Author Archives: Julian Antos

Sylvia Sidney: A Lovely Crook for Reforming

Thanks to Neil Cooper for sharing this clipping with us.

Miracle Man_Sidney_Morris

Miracle Man

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CITY STREETS in the Chicago Daily News

City Streets opened at the Chicago Theater almost exactly 82 years ago. Here’s the original review from the Chicago Daily News (thanks to Neil Cooper for giving us the article). Check out the mini-reviews for other films on the right!

City Streets - Chicago Daily News

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Saving Vintage Animation One 400-Foot Reel at a Time:
An Interview with Tommy Stathes

Photo courtesy Lazara Stathes

Several of the shorts in our Wladyslaw Starewicz program (Screening Sunday 11/2 at 7pm at Cinema Borealis) are coming from film collector and animation historian Tommy Stathes. We exchanged a few questions with Tommy by e-mail about some of his ongoing projects and his role in keeping film alive.

For more information, visit Cartoons on Film & the Bray Animation Project

JA: What came first, your interest in film collecting or your interest in animation? How did you first get involved with both?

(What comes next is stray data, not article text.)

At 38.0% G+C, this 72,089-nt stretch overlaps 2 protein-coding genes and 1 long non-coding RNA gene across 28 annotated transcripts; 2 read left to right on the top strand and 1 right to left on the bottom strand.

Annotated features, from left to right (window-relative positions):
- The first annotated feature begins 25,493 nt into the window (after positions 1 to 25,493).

TS: I was definitely deeply interested in animation as a very young child, well before the moment when I understood that I could collect anything. Growing up in the early 90s, I was seeing most classic animation by way of VHS tapes given to me as gifts by older family members, and less occasionally, on television. As for why I gravitated toward animation so much at such a young age, I’ll never know, although it’s generally accepted that most infants, toddlers and older children simply love cartoons. My fascination and urge to see more and more and eventually learn about their history was the unusual aspect. Continue reading

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In Which Walter Huston’s Vacation is Ruined, and Joan Crawford Never Had Much of a Vacation to Begin With (1932)


A recent service call at the Portage led us to the service manuals for the early 1930s Western Electric Soundheads currently installed in the cinema, which included the list price, no less than $34,000. This is in 1934 dollars, and given that the only way film could be run at the time (and the only way a respectable repertory house runs film now) was on a two projector changeover system, the cost of the sound heads alone was at the time just under $70,000. This didn’t include the cost of installing the machinery. The manual reminds the exhibitor that though the cost might seem a bit high, Western Electric was offering the best sound reproduction possible. (They were right, of course, the design on those sound heads is very similar to those used in theaters today, about eighty years later as we look at the end of 35mm distribution as an industry standard, and the ones installed at the Portage are still running flawlessly.)